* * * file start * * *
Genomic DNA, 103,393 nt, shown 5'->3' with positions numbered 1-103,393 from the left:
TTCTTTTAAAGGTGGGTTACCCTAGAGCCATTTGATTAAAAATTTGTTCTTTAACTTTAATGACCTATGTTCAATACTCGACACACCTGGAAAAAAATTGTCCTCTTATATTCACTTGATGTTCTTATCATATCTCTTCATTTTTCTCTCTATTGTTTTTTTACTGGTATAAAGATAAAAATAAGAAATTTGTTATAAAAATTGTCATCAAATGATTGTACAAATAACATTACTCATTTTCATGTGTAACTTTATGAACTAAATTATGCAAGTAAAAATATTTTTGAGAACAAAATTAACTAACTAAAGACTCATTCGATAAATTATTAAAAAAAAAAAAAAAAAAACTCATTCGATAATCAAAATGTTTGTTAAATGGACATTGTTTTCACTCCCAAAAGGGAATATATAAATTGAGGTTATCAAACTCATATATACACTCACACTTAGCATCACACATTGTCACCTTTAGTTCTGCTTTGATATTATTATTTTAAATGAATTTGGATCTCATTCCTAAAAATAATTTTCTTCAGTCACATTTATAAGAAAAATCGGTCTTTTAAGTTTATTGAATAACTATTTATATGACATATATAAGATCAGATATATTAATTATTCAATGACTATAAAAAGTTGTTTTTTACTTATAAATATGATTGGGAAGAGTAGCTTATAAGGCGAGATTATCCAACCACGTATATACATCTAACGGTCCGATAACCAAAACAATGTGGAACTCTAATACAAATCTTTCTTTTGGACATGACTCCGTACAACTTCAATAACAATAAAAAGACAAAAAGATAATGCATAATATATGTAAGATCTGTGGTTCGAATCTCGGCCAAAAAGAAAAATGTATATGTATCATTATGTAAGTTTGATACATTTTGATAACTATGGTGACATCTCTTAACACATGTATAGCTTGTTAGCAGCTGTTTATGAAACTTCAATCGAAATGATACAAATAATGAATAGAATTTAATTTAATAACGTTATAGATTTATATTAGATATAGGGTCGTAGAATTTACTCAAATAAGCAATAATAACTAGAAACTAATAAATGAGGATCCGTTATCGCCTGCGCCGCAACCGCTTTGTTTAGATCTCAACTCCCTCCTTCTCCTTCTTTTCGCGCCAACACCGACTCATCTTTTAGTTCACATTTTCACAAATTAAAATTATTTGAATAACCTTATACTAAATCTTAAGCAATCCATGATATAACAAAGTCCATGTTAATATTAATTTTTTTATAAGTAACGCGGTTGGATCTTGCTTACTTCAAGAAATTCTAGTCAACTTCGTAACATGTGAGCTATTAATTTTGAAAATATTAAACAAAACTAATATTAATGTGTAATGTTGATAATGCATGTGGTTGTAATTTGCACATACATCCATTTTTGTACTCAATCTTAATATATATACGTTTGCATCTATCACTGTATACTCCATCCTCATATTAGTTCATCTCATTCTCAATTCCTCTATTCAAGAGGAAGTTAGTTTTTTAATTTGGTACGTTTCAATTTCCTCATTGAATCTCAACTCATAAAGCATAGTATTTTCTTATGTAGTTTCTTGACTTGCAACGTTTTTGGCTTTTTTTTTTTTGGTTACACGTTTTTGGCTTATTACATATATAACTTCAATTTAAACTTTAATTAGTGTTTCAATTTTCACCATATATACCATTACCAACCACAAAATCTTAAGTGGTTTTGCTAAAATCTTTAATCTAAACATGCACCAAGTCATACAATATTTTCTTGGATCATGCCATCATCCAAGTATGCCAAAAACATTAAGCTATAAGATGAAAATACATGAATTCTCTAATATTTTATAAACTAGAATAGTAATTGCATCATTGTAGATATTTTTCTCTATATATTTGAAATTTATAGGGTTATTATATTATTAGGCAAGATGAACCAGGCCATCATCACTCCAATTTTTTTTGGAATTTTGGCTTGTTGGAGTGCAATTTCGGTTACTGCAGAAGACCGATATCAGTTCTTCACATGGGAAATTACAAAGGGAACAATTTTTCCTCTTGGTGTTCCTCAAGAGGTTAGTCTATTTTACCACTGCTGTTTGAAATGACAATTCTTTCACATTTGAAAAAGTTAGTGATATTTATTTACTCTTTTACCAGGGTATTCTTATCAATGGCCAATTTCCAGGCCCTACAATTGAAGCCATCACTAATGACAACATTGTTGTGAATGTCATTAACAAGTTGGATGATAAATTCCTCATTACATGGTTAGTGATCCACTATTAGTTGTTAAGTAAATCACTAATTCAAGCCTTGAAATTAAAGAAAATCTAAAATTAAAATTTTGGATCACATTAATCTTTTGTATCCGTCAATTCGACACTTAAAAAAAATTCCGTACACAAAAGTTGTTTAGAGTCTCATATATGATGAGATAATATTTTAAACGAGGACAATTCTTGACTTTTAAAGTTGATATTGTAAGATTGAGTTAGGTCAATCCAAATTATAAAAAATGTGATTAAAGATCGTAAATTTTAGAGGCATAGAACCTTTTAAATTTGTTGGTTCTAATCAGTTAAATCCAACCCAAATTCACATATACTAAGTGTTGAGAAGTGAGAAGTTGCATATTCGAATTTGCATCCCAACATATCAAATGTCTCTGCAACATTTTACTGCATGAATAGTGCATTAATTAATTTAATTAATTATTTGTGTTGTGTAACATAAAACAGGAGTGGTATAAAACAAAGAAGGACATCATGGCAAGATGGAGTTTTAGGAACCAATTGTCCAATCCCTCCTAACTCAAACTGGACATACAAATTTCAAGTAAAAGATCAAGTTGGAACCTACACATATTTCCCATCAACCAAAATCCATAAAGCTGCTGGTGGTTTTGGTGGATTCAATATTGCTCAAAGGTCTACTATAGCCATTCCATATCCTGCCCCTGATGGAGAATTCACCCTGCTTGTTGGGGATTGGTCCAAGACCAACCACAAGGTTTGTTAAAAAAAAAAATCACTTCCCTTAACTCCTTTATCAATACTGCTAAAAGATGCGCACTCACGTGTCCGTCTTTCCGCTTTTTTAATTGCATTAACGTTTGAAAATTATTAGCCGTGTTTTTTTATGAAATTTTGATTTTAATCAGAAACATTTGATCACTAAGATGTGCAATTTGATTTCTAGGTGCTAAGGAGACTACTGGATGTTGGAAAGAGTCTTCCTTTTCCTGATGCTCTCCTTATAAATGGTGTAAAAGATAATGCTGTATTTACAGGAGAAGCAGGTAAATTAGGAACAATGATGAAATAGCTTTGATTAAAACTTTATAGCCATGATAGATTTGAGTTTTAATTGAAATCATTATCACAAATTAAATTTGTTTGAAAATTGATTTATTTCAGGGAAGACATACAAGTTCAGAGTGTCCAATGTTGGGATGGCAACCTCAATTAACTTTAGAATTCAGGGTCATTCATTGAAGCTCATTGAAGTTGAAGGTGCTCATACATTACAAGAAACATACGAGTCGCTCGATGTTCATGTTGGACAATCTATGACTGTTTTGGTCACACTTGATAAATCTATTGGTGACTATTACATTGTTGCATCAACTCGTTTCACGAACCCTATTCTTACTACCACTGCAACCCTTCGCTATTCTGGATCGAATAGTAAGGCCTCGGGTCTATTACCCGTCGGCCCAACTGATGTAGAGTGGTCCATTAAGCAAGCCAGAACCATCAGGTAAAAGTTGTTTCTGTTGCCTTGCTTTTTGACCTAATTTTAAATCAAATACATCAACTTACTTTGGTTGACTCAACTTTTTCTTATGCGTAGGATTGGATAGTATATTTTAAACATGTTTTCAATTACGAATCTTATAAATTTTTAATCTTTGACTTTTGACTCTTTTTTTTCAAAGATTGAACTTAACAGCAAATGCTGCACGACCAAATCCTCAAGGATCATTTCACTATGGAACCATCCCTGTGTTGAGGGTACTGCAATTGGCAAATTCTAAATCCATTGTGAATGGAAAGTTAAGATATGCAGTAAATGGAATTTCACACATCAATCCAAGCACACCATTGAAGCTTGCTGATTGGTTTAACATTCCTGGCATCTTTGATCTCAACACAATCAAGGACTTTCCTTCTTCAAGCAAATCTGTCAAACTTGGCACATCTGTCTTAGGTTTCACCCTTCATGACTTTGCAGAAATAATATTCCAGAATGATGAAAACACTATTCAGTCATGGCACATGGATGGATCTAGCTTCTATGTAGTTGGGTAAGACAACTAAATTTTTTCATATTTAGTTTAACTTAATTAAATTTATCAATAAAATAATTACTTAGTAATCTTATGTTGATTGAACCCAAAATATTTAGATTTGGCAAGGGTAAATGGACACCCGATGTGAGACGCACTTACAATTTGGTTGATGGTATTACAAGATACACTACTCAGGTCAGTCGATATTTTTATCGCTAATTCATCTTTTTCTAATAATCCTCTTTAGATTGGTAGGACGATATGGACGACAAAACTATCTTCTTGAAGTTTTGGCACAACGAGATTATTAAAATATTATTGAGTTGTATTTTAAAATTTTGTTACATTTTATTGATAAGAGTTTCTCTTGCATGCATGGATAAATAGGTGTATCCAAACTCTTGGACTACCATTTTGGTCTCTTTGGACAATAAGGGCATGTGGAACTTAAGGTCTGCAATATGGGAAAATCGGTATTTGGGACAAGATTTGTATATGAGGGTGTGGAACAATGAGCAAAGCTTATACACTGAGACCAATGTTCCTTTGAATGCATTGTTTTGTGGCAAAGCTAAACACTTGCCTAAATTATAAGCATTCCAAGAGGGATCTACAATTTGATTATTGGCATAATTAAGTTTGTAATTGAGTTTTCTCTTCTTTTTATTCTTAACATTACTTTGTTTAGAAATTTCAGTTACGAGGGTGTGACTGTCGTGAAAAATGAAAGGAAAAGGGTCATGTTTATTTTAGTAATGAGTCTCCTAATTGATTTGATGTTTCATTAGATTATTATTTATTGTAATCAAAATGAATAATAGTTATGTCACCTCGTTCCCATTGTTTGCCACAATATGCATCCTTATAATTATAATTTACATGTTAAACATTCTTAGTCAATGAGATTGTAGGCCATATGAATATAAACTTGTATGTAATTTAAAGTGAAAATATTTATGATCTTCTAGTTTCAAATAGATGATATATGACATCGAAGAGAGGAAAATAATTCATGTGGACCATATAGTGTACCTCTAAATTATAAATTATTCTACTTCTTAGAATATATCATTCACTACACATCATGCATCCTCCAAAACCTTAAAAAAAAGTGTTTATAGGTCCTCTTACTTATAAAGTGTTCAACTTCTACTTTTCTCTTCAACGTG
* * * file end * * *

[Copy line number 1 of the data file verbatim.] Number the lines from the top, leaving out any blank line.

Genomic DNA, 103,393 nt, shown 5'->3' with positions numbered 1-103,393 from the left: